The antifungal assay was performed by screening the five (5) surveyed plants against A. niger using the 96 well microtiter plate-based method. The result of the assay showed that all five plant extracts screened possessed antifungal activity in varying degrees. The lowest extreme showed that while Waltheria indica extract indicated a slight antifungal activity at tested concentrations with a MIC of 15.625 mg/ml, Faidherbia albida extract exhibited the highest activity at a concentration with a MIC of 3.90625 mg/ml. The other three extracts (Annona senegalensis, Sterculia setigera, and Uraria picta) exhibited a somewhat moderate antifungal activity at the same concentration of MICs (7.8125 mg/ml). These are shown in table 3 below. Hence, the plant extracts effectively inhibited the growth of A. niger. Thus, the screened extracts possessed moderate to high antifungal activity with MICs ranging from 62.5-3.90 mg/ml. This could be said to demonstrate the potential of the plant extracts as antifungal agents.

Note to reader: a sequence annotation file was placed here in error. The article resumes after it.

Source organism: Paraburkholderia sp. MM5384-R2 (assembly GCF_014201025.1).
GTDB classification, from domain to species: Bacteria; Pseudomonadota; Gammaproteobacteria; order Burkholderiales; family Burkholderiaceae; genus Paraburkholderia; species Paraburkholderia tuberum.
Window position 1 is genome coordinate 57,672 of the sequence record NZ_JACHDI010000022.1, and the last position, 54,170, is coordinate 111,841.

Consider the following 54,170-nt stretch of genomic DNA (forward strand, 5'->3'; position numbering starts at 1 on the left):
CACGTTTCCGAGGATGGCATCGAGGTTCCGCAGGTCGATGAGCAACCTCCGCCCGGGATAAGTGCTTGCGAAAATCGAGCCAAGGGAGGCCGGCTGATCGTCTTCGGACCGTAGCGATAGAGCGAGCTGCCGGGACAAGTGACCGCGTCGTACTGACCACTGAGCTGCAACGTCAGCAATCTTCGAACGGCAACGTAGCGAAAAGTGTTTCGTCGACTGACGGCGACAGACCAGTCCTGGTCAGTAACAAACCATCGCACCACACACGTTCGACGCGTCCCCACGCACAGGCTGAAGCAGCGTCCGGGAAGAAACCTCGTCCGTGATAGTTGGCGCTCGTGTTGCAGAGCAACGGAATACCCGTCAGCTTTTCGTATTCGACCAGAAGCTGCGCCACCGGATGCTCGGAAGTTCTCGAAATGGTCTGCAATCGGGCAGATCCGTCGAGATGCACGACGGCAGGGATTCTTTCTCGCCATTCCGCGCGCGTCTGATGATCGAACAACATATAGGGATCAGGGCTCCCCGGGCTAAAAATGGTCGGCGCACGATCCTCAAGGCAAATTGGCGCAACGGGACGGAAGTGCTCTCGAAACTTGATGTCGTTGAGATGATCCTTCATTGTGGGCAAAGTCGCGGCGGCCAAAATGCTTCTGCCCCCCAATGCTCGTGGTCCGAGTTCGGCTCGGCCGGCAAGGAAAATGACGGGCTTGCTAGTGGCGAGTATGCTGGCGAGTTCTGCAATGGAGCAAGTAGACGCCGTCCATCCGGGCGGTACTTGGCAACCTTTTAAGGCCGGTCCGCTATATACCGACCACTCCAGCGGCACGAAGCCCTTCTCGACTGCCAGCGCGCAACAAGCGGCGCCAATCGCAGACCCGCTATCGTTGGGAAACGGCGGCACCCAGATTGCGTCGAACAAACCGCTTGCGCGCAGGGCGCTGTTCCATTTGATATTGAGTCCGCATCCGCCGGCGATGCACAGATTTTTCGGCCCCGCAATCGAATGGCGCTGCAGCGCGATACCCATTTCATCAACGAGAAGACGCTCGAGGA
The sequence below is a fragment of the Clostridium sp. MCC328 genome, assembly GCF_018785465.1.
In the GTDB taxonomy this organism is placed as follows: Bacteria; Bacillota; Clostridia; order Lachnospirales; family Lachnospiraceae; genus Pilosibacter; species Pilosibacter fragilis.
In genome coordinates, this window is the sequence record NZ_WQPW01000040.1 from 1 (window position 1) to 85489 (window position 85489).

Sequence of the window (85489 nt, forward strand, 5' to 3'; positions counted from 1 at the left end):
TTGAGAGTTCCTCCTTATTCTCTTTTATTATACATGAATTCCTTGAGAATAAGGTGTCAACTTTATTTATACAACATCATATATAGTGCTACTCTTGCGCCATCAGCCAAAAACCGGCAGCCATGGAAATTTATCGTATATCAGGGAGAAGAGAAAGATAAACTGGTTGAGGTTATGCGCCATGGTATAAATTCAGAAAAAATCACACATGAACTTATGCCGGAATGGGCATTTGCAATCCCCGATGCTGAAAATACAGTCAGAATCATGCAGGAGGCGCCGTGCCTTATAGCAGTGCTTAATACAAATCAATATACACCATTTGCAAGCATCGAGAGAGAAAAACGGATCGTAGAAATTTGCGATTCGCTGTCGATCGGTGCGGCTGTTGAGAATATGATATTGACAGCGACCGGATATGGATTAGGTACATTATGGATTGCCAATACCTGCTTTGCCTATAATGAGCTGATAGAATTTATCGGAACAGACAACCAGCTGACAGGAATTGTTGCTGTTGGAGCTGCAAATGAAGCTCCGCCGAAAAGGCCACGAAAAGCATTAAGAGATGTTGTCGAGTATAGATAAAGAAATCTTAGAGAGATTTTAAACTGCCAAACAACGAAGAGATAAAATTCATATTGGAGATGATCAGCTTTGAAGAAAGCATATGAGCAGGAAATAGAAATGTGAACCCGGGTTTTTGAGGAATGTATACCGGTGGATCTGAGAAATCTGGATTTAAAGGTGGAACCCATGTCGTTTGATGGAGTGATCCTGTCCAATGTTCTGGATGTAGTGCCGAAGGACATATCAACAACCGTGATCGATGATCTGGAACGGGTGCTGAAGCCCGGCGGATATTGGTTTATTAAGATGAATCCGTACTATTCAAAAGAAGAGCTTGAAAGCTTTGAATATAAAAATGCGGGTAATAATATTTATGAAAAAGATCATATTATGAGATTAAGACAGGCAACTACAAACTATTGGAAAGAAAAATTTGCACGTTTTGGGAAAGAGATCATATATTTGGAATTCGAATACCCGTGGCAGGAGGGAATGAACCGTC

The observed activity of Faidherbia albida extract in this study correlates with the results of the results studies on the plant. For example, [20] the effect of F. albida has been previously reported to have an inhibitory effect on the growth of pathogenic bacterial and fungi species. Similarly, S. setigera [21] was reported to be bioactive antifungal in nature in a typical evaluation study, showcasing it as a potent antifungal agent. The activity recorded for Annona senegalensis also supports the previous evaluation of its stembark as an antimicrobial agent on several fungi and bacterial strands [22-24]. Similarly, in a recent study, Mishra and Kumavat, [25] findings supported ours on Uraria picta leaves, where it was related that its extract can be effectively used for the green synthesis of AgNPs. The MIC tests experimentally showed that silver nanoparticles exhibited antimicrobial and antifungal properties of Uraria picta and hence, a better understanding of the development of new antimicrobial and antifungal activities towards the lead production of an antifungal agent is possible. Overall, results from this study agree strongly with those from the reported literature and thereby support the antifungal potentials of Faidherbia albida, Sterculiaia setigera, Annona senegalensis, and Uraria picta plant species. Hence, these data can be exploited for their further evaluations as antimicrobial drug leads of nature. Their use by the locals of Gwadabawa/Illela LGAs has, thus, been validated for their folklore and therapeutic indications.